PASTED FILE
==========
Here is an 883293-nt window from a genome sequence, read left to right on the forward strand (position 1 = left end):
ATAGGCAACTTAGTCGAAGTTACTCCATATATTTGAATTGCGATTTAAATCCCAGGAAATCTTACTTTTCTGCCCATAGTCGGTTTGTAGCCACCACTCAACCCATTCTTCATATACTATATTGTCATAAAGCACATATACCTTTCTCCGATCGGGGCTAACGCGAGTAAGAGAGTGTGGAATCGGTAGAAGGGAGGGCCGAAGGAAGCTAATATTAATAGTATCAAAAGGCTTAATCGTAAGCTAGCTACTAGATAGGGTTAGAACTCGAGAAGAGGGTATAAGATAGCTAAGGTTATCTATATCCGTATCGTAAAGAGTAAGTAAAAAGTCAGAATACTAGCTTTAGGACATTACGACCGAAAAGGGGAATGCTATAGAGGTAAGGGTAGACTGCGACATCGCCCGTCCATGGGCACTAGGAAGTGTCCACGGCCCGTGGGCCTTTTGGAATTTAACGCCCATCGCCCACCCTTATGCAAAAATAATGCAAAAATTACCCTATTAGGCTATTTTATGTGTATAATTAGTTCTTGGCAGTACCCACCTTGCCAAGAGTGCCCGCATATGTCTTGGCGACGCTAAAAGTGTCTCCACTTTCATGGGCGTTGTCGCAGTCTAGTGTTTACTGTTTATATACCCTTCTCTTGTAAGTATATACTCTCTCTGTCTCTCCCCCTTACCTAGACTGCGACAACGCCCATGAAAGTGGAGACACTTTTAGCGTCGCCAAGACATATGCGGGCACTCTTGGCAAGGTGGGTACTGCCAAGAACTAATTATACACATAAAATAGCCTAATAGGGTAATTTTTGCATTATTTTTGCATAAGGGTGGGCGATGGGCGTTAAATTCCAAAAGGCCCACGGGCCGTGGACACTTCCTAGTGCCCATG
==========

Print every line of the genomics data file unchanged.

Here is an 883293-nt window from a genome sequence, read left to right on the forward strand (position 1 = left end):
ATAGGCAACTTAGTCGAAGTTACTCCATATATTTGAATTGCGATTTAAATCCCAGGAAATCTTACTTTTCTGCCCATAGTCGGTTTGTAGCCACCACTCAACCCATTCTTCATATACTATATTGTCATAAAGCACATATACCTTTCTCCGATCGGGGCTAACGCGAGTAAGAGAGTGTGGAATCGGTAGAAGGGAGGGCCGAAGGAAGCTAATATTAATAGTATCAAAAGGCTTAATCGTAAGCTAGCTACTAGATAGGGTTAGAACTCGAGAAGAGGGTATAAGATAGCTAAGGTTATCTATATCCGTATCGTAAAGAGTAAGTAAAAAGTCAGAATACTAGCTTTAGGACATTACGACCGAAAAGGGGAATGCTATAGAGGTAAGGGTAGACTGCGACATCGCCCGTCCATGGGCACTAGGAAGTGTCCACGGCCCGTGGGCCTTTTGGAATTTAACGCCCATCGCCCACCCTTATGCAAAAATAATGCAAAAATTACCCTATTAGGCTATTTTATGTGTATAATTAGTTCTTGGCAGTACCCACCTTGCCAAGAGTGCCCGCATATGTCTTGGCGACGCTAAAAGTGTCTCCACTTTCATGGGCGTTGTCGCAGTCTAGTGTTTACTGTTTATATACCCTTCTCTTGTAAGTATATACTCTCTCTGTCTCTCCCCCTTACCTAGACTGCGACAACGCCCATGAAAGTGGAGACACTTTTAGCGTCGCCAAGACATATGCGGGCACTCTTGGCAAGGTGGGTACTGCCAAGAACTAATTATACACATAAAATAGCCTAATAGGGTAATTTTTGCATTATTTTTGCATAAGGGTGGGCGATGGGCGTTAAATTCCAAAAGGCCCACGGGCCGTGGACACTTCCTAGTGCCCATG